Azerbaijan has denied entry to a number of rights activists who planned to stage a protest during the upcoming European Games in Baku.
Amnesty International said Wednesday that its representatives have been blocked from entering Azerbaijan allegedly due to plans by the group for a protest during the inaugural games, which are going to kick off on Friday.
The London-based group said its planned protest during the Olympic-style games was a bid to call to attention the fate of at least 20 rights activists who have been jailed in Azerbaijan on “baseless” charges.
“Detained solely for peacefully exercising their right to freedom of expression, some of them have been charged with fraud and tax evasion following the introduction of restrictive new laws on NGO funding and registration in 2013,” said a statement by Amnesty.
More than 6,000 athletes from across Europe will take part in the lavish games in Baku which are slated to last until June 28. The next games, in 2019, have been proposed to be held in the Netherlands.
Human rights groups have already voiced criticism over Azerbaijan’s costly organization of the games, describing it as a ploy to whitewash Baku’s rights violations.
International criticism over Azerbaijan’s rights records has seen a surge this year with many accusing Baku of silencing the critics through various methods of intimidation, ill-treatment, incarceration and torture.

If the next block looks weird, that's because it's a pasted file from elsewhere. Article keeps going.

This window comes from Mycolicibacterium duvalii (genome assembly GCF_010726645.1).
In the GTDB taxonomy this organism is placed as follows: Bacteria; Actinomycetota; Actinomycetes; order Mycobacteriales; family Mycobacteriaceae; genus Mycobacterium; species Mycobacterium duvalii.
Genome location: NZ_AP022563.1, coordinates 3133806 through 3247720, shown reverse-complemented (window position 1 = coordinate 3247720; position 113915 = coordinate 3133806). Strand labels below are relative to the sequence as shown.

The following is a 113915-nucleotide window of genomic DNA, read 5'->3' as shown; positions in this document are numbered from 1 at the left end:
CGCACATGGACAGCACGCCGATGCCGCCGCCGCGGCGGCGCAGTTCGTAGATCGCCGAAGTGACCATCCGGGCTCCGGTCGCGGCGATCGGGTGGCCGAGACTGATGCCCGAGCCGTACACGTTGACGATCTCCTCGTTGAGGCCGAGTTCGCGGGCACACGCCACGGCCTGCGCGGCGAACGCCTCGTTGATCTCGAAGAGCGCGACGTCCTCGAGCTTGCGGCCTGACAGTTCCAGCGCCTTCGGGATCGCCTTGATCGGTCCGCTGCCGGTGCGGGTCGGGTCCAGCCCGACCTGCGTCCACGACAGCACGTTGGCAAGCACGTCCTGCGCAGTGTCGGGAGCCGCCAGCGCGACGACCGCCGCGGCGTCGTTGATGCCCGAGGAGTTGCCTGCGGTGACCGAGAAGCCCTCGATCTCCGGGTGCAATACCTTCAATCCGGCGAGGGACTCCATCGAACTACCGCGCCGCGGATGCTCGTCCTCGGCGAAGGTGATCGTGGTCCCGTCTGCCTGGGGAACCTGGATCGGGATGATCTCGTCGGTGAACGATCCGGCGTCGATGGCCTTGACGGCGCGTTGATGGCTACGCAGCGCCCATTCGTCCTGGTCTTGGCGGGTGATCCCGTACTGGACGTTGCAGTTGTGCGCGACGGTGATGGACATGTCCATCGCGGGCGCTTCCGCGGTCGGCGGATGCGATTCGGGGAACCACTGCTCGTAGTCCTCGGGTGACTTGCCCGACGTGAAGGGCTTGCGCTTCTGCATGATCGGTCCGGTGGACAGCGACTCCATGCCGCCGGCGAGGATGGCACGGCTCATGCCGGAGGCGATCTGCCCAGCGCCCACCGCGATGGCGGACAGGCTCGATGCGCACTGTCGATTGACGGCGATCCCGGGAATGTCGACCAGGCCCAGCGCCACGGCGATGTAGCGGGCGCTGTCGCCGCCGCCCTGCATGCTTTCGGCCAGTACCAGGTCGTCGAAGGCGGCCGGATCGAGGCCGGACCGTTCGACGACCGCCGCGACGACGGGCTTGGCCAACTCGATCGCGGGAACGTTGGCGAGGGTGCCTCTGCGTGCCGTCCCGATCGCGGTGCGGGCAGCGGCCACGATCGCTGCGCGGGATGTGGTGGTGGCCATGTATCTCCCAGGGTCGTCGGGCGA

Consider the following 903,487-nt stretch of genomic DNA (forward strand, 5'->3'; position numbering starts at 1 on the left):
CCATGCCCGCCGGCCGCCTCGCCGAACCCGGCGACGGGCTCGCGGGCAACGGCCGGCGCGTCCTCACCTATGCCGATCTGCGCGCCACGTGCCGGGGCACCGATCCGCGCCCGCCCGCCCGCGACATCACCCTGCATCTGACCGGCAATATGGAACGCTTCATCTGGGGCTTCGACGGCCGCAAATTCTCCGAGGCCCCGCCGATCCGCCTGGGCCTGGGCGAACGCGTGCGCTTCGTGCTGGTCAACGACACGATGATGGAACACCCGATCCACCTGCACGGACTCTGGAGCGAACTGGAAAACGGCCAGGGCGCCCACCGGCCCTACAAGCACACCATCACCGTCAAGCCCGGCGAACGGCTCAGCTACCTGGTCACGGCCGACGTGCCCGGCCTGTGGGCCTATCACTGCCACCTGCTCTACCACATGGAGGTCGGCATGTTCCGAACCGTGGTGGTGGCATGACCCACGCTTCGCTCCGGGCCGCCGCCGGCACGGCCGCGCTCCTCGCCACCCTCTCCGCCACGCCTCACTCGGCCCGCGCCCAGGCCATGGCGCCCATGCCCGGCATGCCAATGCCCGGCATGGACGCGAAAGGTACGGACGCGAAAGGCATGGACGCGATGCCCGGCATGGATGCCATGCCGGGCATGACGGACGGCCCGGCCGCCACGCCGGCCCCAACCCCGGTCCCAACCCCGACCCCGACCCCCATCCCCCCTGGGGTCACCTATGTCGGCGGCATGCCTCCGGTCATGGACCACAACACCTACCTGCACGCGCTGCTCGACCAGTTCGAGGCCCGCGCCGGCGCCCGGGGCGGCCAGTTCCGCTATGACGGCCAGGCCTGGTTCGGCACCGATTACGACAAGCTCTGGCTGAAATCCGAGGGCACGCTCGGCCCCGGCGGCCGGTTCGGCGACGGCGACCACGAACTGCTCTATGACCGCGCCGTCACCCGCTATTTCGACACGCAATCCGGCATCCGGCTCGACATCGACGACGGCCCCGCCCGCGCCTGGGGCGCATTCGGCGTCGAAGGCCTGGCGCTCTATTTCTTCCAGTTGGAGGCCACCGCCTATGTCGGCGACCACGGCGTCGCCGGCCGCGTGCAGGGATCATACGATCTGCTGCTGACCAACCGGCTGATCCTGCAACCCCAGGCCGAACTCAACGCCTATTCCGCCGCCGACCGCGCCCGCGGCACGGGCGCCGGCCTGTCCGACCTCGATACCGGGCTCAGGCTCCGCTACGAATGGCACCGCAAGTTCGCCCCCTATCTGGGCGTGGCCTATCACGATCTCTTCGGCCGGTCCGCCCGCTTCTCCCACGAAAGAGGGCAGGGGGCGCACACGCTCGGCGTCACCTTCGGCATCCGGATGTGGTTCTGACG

Amnesty issued a report this year claiming that the decade-long rule of President Ilham Aliyev has led to more restrictions on freedom of speech in the tiny oil-rich nation of the Caspian Sea. The report cited numerous cases of torture in regime’s prisons.
Similar complaints have been filed by the Organization for Security and Cooperation in Europe (OSCE), which recently announced that it is planning to close its office in Baku. The body said in its recent report that Azerbaijan has shown significant backslide in “meeting international commitments and obligations, including with respect to human rights and fundamental freedoms.”
The OSCE is also of the opinion that Aliyev’s victory in the 2013 presidential election was marred by “intimidation and manipulation” of voters.
Azeri officials say they had had good relations with the OSCE until its head of office in Baku started to act “beyond his mandate.”